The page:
What is it?
This is Audi's lastest version of the S3, with essentially the same recipe as before: three-door or five-door hatchback shape, front-biased all-wheel-drive running gear, powerful turbocharged four-cylinder motor mounted up front. This time, though, Audi has massaged virtually every aspect to make it more efficient, faster, and, well, generally better all round.
Even though the engine is exactly the same 1,984cc capacity as before, it's actually all new and pushes out 296bhp (up 35bhp over the old 2.0-litre), with a very useful 280lb ft of torque to accompany it from 1,800rpm to 5,500rpm. That means this innocuous looking little Audi is blistering: it hits 0-62mph from rest in just 4.8 seconds with the S-tronic DSG 'box (0.4 more for the 6spd manual) and runs to 155mph before it headbutts a limiter.
The S3 used to be a quick-but-stodgy thing to drive, but Audi has dialled some of the heavy-handed chassis engineering out of this one. Literally, in this case - it's 60kg lighter than before. The front axle has been shunted forward 42mm (thank the VW Group's modular transverse platform for that engineering solution), and the engine is both a fraction lighter and canted backwards by 12 degrees.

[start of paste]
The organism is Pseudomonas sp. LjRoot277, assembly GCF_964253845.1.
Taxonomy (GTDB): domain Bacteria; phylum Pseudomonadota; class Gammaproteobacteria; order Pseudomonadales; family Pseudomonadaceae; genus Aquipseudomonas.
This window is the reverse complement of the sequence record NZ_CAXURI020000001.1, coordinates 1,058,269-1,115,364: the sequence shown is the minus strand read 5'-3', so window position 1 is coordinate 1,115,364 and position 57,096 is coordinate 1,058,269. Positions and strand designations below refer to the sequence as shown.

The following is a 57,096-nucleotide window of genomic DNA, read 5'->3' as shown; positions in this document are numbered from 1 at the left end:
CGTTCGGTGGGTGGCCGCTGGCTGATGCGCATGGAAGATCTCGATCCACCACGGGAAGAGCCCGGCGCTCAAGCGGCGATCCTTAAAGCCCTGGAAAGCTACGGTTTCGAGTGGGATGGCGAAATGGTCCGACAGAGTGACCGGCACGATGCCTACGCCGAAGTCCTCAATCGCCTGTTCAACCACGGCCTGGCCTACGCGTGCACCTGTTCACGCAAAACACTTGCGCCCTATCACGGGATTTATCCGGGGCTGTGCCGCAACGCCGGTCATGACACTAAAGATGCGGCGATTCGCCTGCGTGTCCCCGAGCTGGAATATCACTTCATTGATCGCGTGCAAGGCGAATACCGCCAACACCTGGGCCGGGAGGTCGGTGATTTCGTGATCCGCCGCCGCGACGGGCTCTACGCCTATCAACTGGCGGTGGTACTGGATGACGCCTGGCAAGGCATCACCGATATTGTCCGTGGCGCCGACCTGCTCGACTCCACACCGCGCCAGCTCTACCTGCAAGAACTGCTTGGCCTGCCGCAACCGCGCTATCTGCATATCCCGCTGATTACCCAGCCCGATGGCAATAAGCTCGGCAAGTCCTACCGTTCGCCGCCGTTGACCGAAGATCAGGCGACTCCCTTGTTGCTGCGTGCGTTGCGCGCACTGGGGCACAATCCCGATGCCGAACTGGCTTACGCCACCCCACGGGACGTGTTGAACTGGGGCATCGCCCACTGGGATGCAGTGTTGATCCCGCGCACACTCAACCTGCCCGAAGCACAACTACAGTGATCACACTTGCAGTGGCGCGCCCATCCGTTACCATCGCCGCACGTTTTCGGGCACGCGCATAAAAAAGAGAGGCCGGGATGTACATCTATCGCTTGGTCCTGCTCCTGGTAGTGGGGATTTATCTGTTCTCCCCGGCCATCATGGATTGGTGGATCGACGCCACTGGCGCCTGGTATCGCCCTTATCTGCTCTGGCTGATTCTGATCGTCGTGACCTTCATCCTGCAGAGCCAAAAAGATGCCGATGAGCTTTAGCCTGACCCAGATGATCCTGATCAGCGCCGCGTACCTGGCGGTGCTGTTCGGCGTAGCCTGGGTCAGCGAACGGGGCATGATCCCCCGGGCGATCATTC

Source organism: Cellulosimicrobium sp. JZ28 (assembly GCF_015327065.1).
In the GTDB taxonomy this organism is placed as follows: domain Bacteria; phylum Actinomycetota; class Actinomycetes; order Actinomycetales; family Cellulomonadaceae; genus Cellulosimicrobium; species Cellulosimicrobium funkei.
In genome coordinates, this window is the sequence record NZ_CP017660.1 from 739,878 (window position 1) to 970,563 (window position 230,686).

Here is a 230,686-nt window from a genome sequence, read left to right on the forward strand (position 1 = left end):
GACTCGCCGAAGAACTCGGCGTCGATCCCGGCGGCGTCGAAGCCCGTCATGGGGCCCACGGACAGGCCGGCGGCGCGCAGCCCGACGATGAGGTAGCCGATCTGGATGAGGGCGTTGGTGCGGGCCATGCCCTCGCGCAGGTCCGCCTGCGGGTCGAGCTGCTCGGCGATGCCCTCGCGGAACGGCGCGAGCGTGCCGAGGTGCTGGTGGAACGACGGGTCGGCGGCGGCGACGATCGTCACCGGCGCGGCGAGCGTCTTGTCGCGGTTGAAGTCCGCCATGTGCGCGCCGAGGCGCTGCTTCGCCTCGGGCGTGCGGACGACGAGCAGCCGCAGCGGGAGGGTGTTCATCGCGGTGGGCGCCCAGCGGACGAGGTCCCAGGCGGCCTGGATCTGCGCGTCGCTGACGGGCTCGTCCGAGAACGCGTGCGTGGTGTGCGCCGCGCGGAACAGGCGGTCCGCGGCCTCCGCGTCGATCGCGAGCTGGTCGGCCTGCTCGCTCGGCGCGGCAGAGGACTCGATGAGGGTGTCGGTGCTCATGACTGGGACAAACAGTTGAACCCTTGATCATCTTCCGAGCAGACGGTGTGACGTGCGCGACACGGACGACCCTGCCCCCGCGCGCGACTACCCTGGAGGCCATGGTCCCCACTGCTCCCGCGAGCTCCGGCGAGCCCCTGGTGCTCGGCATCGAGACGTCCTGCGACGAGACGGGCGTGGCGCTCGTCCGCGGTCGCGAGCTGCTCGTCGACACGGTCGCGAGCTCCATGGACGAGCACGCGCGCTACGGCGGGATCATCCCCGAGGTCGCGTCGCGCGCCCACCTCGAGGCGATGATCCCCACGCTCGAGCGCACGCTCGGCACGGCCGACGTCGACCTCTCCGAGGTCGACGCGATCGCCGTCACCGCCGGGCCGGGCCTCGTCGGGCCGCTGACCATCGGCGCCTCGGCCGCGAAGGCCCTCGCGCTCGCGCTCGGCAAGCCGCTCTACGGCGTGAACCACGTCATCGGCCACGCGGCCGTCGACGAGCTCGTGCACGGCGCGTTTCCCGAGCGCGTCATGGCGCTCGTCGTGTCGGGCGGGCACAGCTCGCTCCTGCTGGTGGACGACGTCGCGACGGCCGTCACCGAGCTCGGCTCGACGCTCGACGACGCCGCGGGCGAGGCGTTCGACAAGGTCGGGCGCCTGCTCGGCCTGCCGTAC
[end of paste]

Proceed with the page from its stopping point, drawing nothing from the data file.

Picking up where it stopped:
Sounds like minor stuff, but the S3 is keener to turn that it ever was, and remains neutral all the way up to serious speed, at which point it understeers gently. The steering's a bit numb, but the ride is acceptable and you can rapidly cover ground with AWD surety, even when traction is tricky. It's impressive rather than fun.
On the inside
The S3 boasts Audi's usual supremely well-executed interior quality, complete with flat-bottomed wheel, beautifully grippy, massively comfortable seats and a tiny boost gauge in the instrument cluster. But there's not a lot else that plays up the S3's schportiness. Not that it's an issue, mind - the S3 feels nicely pared back, and the list of standard kit isn't exactly rubbish, so it never feels particularly poverty-spec. it's a lovely thing to spend time in.
The fact that you could possibly get a smidge over 40mpg from a car with this amount of pace is faintly shocking. And 159g/km isn't to be sniffed at either. We can also almost guarantee rock-solid residuals - the S3 blends a lot of fast, without the appeal to the kinds of people likely to modify or mount many trackday forays. It's also got the kind of panel gaps that speak of attention to detail, a huge dealer network and a solid warranty. In fact, the likelihood is that the S3 would be a real grower: very much a car for the longer term...